“To impute” something means that you ascribe, assign or estimate a value to something by inference.
In legal parlance, to “impute income” means to ascribe, assign or estimate income to someone by inference.
For purposes of support in family law, income is attributed to a party for purposes of determining the amount of support that he or she should receive or should pay, regardless of whether or not they are actually earning that amount.
A family court can impute income to a party whether the issue in question is the amount of child support or spousal support. In this case, the liability for support, or the amount of support that a party is entitled to receive, is based not on the actual income they earn but on their earning capacity.
When is there an imputation of income?
Imputing income to a party may seem, at first glance, to be unjust because you are ascribing monetary obligations to a party regardless of the amount of money they are actually earning. But the very reason that courts have the ability to impute income, and family law attorneys seek the imputation of income, is in order to prevent injustice.
So, imputation of income in spousal support cases can happen in any of the following instances:
- When a supported spouse intentionally refuses to work to support himself or herself, or intentionally works at a low-paying job, in order to keep receiving a large amount of support from the ex-spouse;
- When the supporting party intentionally refuses to work or works at a lower-paying job, in order to avoid or minimize the amount of alimony he or she is obligated to pay to the ex-spouse
This is obviously a pretty contentious issue because there may be a lot of factors involved in why a party does not work or chooses to work at a low-paying job. And those reasons may not have anything to do with the intent to avoid their legal obligations.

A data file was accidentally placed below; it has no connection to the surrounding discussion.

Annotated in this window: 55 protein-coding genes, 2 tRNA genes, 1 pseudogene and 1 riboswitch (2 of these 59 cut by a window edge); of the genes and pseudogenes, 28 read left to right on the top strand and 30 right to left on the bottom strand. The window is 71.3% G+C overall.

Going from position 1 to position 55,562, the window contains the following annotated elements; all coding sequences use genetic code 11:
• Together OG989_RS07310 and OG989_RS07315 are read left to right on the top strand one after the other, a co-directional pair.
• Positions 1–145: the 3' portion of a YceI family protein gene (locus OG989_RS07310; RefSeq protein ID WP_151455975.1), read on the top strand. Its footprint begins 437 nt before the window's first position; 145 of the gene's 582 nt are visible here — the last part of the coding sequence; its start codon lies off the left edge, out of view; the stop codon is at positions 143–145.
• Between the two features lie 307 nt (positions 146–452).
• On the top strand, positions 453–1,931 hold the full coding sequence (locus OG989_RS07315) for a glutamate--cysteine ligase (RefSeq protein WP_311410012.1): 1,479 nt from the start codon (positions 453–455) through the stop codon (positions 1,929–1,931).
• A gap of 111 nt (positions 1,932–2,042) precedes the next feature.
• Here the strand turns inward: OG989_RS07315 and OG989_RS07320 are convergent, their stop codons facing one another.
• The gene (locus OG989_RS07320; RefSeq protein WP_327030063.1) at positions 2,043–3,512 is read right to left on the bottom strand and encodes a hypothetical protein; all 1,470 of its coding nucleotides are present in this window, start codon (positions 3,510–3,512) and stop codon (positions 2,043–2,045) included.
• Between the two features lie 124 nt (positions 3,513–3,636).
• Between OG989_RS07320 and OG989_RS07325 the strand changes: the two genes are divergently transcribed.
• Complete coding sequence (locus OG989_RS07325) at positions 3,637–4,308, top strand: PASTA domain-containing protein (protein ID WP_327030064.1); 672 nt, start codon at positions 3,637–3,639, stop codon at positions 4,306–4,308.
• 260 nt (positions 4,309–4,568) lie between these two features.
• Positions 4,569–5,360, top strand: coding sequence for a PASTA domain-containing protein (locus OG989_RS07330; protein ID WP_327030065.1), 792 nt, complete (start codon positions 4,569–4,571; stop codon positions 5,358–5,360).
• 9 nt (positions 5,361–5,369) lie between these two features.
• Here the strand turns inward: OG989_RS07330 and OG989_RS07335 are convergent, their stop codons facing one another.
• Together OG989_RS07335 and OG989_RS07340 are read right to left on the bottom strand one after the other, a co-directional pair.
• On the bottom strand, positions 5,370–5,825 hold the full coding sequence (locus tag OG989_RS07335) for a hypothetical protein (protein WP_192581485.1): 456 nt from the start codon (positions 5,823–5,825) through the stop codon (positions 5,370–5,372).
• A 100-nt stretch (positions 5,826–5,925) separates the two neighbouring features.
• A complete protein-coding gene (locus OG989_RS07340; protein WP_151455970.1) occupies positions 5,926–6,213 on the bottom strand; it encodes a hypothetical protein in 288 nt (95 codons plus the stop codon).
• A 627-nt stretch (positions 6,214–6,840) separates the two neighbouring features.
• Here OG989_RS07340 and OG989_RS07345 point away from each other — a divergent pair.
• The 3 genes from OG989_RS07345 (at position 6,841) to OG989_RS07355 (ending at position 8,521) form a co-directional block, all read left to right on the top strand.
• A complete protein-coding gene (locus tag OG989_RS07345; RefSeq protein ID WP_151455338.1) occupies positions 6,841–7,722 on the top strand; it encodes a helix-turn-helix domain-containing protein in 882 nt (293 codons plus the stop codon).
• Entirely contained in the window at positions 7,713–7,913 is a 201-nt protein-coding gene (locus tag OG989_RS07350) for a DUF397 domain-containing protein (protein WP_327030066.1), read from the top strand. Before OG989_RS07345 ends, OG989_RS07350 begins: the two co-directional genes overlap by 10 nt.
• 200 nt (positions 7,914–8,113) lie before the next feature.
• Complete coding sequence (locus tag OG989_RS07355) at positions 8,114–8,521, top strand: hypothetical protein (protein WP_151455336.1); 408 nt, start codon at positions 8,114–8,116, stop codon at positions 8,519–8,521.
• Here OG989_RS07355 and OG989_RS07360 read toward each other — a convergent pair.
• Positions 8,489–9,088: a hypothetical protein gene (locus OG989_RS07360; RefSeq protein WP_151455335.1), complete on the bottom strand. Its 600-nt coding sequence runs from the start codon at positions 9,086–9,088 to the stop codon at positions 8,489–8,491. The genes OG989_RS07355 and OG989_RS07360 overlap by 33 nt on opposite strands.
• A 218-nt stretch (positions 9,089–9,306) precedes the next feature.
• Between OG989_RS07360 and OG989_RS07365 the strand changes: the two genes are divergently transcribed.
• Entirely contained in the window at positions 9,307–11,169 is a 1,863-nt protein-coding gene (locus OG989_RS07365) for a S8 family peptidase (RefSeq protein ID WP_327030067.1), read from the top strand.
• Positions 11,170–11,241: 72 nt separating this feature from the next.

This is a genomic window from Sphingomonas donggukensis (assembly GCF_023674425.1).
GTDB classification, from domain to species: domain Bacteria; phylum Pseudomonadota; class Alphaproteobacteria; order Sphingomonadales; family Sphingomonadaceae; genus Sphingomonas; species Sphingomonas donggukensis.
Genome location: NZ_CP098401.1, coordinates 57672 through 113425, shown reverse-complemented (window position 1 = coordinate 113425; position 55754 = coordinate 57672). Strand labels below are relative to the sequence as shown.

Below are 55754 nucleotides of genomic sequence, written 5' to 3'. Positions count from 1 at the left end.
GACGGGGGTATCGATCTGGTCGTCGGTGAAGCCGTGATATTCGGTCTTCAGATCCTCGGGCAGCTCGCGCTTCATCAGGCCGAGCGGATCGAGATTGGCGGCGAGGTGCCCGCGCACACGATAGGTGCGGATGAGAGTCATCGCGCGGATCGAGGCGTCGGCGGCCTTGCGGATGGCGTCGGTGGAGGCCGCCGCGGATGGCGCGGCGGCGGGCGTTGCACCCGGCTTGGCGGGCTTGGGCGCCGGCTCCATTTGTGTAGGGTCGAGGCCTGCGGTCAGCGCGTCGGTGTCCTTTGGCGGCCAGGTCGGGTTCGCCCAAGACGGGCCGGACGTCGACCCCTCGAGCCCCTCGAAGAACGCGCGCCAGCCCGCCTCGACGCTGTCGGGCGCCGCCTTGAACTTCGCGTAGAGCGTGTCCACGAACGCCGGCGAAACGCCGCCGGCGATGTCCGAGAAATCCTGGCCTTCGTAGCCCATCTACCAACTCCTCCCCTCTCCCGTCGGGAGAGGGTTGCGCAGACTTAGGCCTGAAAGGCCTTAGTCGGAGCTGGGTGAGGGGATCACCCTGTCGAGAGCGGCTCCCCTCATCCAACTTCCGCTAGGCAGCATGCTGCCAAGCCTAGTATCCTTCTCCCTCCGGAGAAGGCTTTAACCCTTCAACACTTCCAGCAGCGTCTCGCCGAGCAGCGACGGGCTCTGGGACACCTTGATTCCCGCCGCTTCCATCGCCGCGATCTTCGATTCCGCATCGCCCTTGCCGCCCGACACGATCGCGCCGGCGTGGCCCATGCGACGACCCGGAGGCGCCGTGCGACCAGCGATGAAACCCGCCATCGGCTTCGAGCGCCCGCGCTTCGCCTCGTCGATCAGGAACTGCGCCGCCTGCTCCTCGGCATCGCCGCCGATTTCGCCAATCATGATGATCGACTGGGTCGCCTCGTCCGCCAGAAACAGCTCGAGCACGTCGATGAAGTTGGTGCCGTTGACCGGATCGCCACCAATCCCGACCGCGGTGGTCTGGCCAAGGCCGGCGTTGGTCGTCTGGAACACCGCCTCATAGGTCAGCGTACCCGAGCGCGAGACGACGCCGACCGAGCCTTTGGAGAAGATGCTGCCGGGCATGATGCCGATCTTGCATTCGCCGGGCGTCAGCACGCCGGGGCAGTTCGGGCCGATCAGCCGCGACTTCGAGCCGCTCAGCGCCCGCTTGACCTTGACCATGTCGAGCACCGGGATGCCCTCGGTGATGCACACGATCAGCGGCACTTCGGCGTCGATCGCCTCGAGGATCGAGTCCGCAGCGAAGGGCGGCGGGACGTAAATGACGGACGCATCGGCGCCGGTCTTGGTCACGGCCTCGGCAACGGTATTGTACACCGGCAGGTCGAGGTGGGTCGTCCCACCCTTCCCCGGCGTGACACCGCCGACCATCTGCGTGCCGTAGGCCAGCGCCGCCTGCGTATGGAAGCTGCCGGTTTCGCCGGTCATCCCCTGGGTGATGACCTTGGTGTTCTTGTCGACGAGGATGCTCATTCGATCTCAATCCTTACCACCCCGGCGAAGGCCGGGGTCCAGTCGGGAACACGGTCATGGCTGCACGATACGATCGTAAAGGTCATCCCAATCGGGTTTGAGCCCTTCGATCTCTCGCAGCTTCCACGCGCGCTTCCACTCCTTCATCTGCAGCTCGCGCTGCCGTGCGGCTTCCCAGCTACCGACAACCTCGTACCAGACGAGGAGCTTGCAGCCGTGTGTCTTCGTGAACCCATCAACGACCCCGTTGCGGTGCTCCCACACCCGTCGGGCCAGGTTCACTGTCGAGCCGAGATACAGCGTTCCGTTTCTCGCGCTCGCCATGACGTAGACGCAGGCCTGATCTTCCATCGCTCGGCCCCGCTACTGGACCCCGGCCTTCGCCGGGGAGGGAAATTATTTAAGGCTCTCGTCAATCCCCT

In addition, just because a party could work at a higher-paying job does not mean that he or she can. Perhaps the job market is very competitive or the opportunities are limited. Perhaps the party has other family responsibilities that necessitate him cutting down on his hours of work.
Case Law on Determining Earning Capacity
There are a number of cases in which California courts have looked at the circumstances of the parties in order to determine whether or not income should be imputed. Courts have set forth a two-prong test that can serve as a guide on whether or not there should be an imputation of income:
- the party’s ability to work; and
- the party’s opportunity to work
Ability To Work
The first, or the party’s ability to work considers factors such as the party’s health, education, background, qualifications, skills, and work experience. If a person is in poor health, for instance, that necessitates him cutting his work hours or stopping work altogether, then it is not reasonable to impute income to him for income that he could have earned.
Opportunity to Work
On the other hand, the opportunity to work takes into consideration the environmental factors that could determine the reasonable likelihood that a person could work, with reasonable effort, at a job that pays a certain amount of income. Interestingly, a California court once found that job openings in the classified ads of a newspaper constituted sufficient evidence of a party’s reasonable opportunity to work.
Courts have further held that the determination of earning capacity for purposes of imputing income should be based on a reasonable work regimen, not an extraordinary one. So, where one spouse worked an extraordinary number of hours during the marriage does not mean that he or she is expected to keep working those same hours. Similarly, a party’s earning capacity should not be based on an onerous work schedule.